<<a Jewish woman who saved her race from annihilation>>

As a beautiful young Jewish woman, she was appointed Queen about 480 BC by the Persian King, whose nation, under Nebuchadnezzar, had deported the Jews some 100 years earlier.  She was instrumental in saving the Jews from the extermination plan of arrogant and hate-filled Haman.  Although God is not specifically mentioned in the original text His presence and over ruling is evident in His sovereignty and loving care for the Jewish people when an edict is issued condemning the Jews to death (Est 3:5,6,13). This deliverance is still celebrated today by the Jews in the feast of Purim.

Her story is told in the OT book bearing her name. The Bible records she was an orphan (Est 2:7).

Lessons from her life: * She was open to and humbly followed sound advice even though she was in a much higher position than her adviser. This lead to careful planning which was then implemented (Est 2:10,20, 7:3-6, 8:3-6). There is a time to be silent and a time to speak. She earned the right to speak. God’s purposes are outworked through the situations we are connected with. Do I listen and consider the advice of others, working as a team in the bigger picture?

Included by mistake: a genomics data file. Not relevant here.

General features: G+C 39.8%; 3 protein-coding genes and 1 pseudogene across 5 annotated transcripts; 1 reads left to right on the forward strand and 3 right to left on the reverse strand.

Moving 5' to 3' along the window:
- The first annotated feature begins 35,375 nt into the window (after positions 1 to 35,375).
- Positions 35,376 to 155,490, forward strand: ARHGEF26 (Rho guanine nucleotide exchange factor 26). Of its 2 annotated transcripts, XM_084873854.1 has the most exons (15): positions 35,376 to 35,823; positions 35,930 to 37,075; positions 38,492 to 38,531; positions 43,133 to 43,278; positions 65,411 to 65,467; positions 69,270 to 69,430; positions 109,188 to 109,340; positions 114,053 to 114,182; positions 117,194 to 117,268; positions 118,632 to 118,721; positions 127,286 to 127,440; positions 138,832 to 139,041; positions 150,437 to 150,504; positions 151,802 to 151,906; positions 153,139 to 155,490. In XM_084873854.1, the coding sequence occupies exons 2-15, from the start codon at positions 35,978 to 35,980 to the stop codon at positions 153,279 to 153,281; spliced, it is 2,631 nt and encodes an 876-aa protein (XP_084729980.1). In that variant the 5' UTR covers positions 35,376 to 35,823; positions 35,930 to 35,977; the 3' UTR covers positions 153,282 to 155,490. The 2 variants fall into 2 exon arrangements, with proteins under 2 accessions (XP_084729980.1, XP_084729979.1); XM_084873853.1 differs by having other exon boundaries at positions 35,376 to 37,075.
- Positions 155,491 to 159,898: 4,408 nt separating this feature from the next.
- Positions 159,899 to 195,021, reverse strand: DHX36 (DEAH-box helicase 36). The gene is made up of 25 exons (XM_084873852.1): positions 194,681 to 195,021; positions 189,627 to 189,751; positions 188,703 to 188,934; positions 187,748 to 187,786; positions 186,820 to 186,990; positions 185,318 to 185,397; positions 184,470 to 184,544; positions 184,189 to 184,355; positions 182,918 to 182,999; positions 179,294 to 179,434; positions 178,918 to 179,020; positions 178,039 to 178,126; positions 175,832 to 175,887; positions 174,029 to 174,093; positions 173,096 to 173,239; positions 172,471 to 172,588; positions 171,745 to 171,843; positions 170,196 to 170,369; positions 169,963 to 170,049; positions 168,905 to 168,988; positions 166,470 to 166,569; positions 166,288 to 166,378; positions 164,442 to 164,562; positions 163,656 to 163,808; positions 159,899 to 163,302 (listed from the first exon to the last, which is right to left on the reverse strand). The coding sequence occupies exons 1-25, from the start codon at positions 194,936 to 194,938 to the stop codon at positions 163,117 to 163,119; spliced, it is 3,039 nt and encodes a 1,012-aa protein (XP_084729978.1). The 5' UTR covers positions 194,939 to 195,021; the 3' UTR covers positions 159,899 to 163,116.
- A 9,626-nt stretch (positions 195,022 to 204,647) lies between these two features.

* She associated and identified with her own downtrodden race.  She could have said or done nothing although her position would not make her exempt from the vile plan (Est 4:13,14). What would my attitude and action have been, if I had been fast-tracked to notoriety? Would I choose to ‘forget’ my past, hoping no one knew, or would I endeavour to use my position to help those who are disadvantaged and at the mercy of a ruthless system?

* It was said to her, “Maybe you have come to the kingdom for such time as this” – to implement a rescue plan for her fellow Jews. She gave it her best shot, replying with daring and determination, “If I perish, I perish” (Est 4:15,16). She was willing to try, rather than living with the ‘what if…’ regret of inaction. She seized her moment and courageously acted, saving the nation from annihilation. Her life made a difference. We too can fill a vital and specific role in God’s kingdom if we make ourselves totally available to Him, without regard for our personal wellbeing. The Christian life is a faith walk, lived in dependency and obedience to our heavenly Master.

* She gave the credit to her adviser Mordecai, who was rewarded some time later (Est 2:22, 6:1-11, 8:2,15). Do we acknowledge those who have had valuable input into our lives, giving special mention to God for His grace and mercy shown? We are where we are today because of the help and input of others; we haven’t got there on our own.

See also: Esther (Est), Mordecai, providence.